This post highlights general funeral practices of Buddhists. The actual practices of individual families and congregations may vary. There are different observances for Japanese, Cambodian, Thai and Ceylonese (now Sri Lankan) and Tibetan Buddhist traditions, but all believe each individual passes through many reincarnations.
Buddhists comprise less than one percent of the U.S. population, with perhaps as many as 1.5 million adherents. There are different observances for Tibetan, Japanese, Chinese, Cambodian, Thai, and Ceylonese (now Sri Lankan) Buddhist traditions, but all believe each individual passes through many reincarnations, and that one enters a new incarnation immediately after death.
It’s usually not considered appropriate to communicate with the bereaved before the funeral, but it is appropriate to visit the bereaved at home after the funeral. It is appropriate to send flowers to the funeral or make a donation to a charity or cause specified by the family. However, it is not appropriate to send food.
In many cultural traditions, the washing and dressing of the body is a ceremony unto itself. The body is put on display during a wake, with the body preserved by dry ice or embalming. Candles, flowers, burning incense, and other items are placed around the body during viewing.
The Buddha’s body was cremated, and this set the example for Buddhists throughout the world to follow. While many choose cremation, some may opt for burial. Guests may attend the interment or cremation.
At cremations, the family may provide a printed pamphlet with Buddhist teachings as a tribute to the deceased and a way of helping their “merit transference,” a way for the living to generate good energy toward the deceased for his or her new incarnation. At graveside, prayers are recited and the body is committed to the ground. The local language is used in the ceremony.
In certain Japanese traditions, the funeral takes place within one week. A minister or priest officiates at a ceremony that may last over an hour. Japanese Buddhist funerals can include a ceremony at a funeral home with a eulogy and prayers. In the Japanese tradition, guests are advised to wear dark, somber clothing.
Buddhist traditions from Cambodia, Sri Lanka, and Thailand involve three ceremonies conducted by monks: one, held at the home within two days of death; a second, at the funeral home two to five days after death; and a third, held either at the home or a temple seven days after the burial or cremation. Each ceremony lasts about forty-five minutes. Cambodian, Thai, and Sri Lankan traditions call for attendees to wear white clothing.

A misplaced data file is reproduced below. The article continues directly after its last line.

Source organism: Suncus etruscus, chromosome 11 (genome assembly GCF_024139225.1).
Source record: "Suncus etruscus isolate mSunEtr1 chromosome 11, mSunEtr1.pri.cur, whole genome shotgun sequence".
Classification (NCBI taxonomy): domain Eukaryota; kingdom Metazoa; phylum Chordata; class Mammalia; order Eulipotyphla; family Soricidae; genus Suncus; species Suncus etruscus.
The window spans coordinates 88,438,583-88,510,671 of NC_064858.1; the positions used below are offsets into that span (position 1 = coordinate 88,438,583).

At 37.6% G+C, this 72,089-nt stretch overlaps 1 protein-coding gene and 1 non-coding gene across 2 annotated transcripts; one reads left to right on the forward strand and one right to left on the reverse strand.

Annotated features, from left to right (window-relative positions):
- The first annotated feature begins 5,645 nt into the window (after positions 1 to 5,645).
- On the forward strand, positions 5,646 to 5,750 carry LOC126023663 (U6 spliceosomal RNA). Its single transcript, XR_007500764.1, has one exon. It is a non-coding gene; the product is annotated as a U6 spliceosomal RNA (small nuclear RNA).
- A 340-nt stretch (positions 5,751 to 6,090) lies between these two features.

All Buddhist traditions and sects quote from the Sutras, the collected sayings of the Buddha. The priest or monk will announce the order of the ceremony. The three components of any Buddhist funeral ceremony are: sharing, the practice of good conduct, and meditation. The body is always viewed in an open casket and guests are expected to view the body, as a valuable reminder of the impermanence of life. When viewing, bow slightly toward the body.
For a funeral ceremony held at a temple or home, seating may be on meditation cushions on the floor. Guests of other faiths should stand when others do so. The vast majority of Buddhist temples allow casual attire for funerals. Loose, comfortable clothing is recommended, especially for temples in which attendees sit on meditation cushions on the floor. Call the temple in advance of the funeral to learn seating details.
It’s appropriate to visit the bereaved at home after the funeral. Seven days after burial or cremation, monks in the Cambodian, Thai, and Sri Lankan traditions lead a merit transference ceremony at the home. After the ceremony, food is served.
All Buddhist traditions have a memorial service ninety days after the death. A merit transference ceremony is also held a year after the death, held either at the home of the bereaved or at a temple. When the mourner returns to work and resumes a normal social schedule is up to the individual.
Do’s and Don’ts: Sign the guest book, if there is one, and sit wherever you wish. Seating may be on meditation cushions on the floor. Guests of other faiths should stand when others do so. It is not appropriate to take pictures or record the service (both audio and video).
This information is included in A Good Goodbye: Funeral Planning for Those Who Don’t Plan to Die by Gail Rubin, author of The Family Plot Blog. The book, which includes funeral traditions for many major faiths, is available in print and ebook formats at Amazon.com, BarnesandNoble.com and at AGoodGoodbye.com.
For more details on this religion’s history, beliefs, and funeral practices, you may wish to consult this excellent resource: The Perfect Stranger’s Guide to Funerals and Grieving Practices: A Guide to Etiquette in Other People’s Religious Ceremonies (SkyLight Paths Publishing, Woodstock, VT), or visit Funeralwise.com.
Please post a comment to let me know if you find this information helpful, or if there are specific details you were looking for that this post did not address.